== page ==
From the moment he swaggers into the room, you can tell Tyler Everett (played by Tom Crotty) is going to own the audience. Making eye contact, he begins his story of sex, violence and city living. Dressed in a black leather jacket, white t-shirt and designer stubble, with a backpack slung over his shoulder he looks every bit the London hustler.
The simple setting and subtle music backdrop evoke a feeling of a private club, or the claustrophobic atmosphere of a crowded bar. The backpack is a metaphor for a safety blanket – containing the tools of trade it represents a time of youthful happiness.
But the central story consists of an evening that didn’t go to plan and the aftermath of that event. The bleach that tries to wash away the stains.
“My card says I’ll do anything. But not this. I don’t want this.”
The show’s sub-plots explore the issues of wanting to belong, and the harsh realities of rejection. The lover who loves him as much as he does. The small town that should be missing him a lot more than it does. The absent father. How it feels good not to feel.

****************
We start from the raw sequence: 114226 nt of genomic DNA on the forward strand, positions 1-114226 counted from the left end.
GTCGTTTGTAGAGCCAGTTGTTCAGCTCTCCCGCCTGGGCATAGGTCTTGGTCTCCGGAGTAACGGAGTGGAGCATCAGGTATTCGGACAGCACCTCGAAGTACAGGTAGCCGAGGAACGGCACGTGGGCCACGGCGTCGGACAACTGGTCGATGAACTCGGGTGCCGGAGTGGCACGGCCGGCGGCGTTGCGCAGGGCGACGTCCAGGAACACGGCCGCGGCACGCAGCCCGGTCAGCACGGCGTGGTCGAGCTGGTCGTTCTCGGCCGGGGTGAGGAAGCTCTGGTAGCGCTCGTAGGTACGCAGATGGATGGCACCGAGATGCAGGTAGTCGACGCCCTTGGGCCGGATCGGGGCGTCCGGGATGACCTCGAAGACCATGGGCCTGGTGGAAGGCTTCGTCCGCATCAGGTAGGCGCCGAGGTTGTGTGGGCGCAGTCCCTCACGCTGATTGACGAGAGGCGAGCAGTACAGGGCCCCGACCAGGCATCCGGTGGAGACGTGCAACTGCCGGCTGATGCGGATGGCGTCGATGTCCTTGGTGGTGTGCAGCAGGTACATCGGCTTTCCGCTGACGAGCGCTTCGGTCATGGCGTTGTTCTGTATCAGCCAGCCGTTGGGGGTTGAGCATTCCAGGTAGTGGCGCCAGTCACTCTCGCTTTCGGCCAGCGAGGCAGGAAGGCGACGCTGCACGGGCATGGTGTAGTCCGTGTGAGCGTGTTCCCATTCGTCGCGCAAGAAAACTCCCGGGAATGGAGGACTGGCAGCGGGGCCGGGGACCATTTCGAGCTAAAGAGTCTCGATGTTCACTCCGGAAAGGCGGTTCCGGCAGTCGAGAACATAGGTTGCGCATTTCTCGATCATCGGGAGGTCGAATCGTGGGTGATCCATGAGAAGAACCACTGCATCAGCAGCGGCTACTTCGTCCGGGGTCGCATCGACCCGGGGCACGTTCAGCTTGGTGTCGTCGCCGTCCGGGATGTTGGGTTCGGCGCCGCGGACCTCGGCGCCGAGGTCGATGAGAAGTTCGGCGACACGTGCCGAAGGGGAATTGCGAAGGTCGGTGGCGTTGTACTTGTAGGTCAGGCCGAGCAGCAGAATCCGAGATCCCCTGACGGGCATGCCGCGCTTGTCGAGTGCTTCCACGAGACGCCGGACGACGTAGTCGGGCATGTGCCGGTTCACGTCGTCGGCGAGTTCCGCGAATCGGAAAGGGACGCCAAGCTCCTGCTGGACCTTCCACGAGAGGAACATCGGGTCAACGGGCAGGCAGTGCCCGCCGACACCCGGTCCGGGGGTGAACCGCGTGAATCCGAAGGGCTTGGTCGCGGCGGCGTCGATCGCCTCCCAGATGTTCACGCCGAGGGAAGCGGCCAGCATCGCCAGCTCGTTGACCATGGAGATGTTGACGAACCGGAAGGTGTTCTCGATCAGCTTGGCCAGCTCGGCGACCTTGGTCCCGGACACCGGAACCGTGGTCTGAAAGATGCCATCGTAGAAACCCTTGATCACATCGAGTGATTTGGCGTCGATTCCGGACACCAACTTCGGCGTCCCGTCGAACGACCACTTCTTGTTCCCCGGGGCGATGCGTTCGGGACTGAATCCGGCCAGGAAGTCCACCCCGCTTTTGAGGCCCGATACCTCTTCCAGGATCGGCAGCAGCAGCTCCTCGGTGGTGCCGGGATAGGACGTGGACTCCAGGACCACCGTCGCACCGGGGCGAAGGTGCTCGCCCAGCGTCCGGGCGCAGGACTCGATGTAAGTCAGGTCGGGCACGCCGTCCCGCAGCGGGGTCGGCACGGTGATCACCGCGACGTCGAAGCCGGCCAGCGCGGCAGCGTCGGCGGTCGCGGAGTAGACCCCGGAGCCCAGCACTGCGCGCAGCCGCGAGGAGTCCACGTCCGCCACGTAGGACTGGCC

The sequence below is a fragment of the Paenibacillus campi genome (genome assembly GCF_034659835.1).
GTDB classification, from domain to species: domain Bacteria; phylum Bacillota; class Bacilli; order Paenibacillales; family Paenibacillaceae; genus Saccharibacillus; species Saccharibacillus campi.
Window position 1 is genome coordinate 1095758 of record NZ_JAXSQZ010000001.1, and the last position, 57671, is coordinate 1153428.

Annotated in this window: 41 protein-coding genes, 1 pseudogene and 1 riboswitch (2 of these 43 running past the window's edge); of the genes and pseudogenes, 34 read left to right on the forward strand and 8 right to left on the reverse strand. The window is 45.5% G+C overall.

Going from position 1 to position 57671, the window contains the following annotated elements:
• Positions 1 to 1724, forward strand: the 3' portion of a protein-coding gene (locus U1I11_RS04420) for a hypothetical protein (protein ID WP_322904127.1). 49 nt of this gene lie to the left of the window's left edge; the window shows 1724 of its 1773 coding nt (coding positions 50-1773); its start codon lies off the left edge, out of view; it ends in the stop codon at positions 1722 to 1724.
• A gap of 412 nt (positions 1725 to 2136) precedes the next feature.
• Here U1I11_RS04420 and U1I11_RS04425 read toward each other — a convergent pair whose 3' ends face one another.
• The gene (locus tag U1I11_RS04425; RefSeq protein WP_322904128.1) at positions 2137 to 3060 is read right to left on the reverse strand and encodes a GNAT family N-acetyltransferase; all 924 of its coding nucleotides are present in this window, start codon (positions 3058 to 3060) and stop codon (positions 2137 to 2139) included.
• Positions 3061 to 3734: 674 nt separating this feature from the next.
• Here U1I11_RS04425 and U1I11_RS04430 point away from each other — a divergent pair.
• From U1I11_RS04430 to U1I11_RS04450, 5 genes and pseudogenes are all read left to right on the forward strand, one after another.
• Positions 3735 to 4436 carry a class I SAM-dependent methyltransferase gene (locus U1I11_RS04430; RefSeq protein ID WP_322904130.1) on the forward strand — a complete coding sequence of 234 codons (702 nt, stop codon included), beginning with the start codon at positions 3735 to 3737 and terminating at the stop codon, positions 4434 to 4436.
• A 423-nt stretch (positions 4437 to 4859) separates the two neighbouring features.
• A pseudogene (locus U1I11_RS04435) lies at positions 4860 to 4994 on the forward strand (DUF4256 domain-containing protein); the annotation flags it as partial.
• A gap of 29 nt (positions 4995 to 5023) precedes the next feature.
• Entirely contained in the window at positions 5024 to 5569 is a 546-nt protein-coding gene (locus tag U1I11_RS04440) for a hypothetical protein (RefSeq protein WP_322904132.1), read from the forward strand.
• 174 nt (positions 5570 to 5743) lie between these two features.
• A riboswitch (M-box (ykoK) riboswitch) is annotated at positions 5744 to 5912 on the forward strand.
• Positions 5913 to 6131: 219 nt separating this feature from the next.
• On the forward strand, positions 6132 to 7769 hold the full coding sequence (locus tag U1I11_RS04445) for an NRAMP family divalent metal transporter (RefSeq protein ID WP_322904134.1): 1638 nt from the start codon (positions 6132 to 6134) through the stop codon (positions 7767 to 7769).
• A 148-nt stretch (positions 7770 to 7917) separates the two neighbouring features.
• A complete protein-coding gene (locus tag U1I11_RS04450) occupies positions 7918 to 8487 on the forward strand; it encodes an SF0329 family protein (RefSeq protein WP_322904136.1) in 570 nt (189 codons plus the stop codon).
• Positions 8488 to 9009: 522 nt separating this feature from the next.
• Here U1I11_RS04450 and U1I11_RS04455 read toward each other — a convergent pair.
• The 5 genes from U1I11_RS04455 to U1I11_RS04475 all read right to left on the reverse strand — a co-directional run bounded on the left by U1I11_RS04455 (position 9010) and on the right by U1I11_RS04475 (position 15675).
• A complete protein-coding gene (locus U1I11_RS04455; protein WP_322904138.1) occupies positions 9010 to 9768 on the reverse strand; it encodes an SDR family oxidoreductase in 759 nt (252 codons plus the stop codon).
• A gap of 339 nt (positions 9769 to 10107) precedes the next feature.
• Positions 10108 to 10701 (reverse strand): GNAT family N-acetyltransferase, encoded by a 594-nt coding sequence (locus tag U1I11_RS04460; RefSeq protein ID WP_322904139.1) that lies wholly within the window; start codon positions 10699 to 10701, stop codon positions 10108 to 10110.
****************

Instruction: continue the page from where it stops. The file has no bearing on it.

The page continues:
Crotty is a powerful performer. He takes the script by Dan Ireland-Reeves and makes it his own. The audience is not watching a story being told, it is watching a story being lived. Every nuance is crafted to perfection. The lighting and sound bring alive the four walls in the confining space of the Mercure Hotel. It’s as if we’ve booked a surreptitious night with him.
A powerful performance of a powerful play that will haunt you long after you’ve seen it. Bleach is certainly not an easy show to watch, but well worth the effort.
FOUR AND A HALF STARS (OUT OF FIVE)
The reviewer attended the show on March 5th. Adelaide Fringe runs until March 15th. To see more shows, head HERE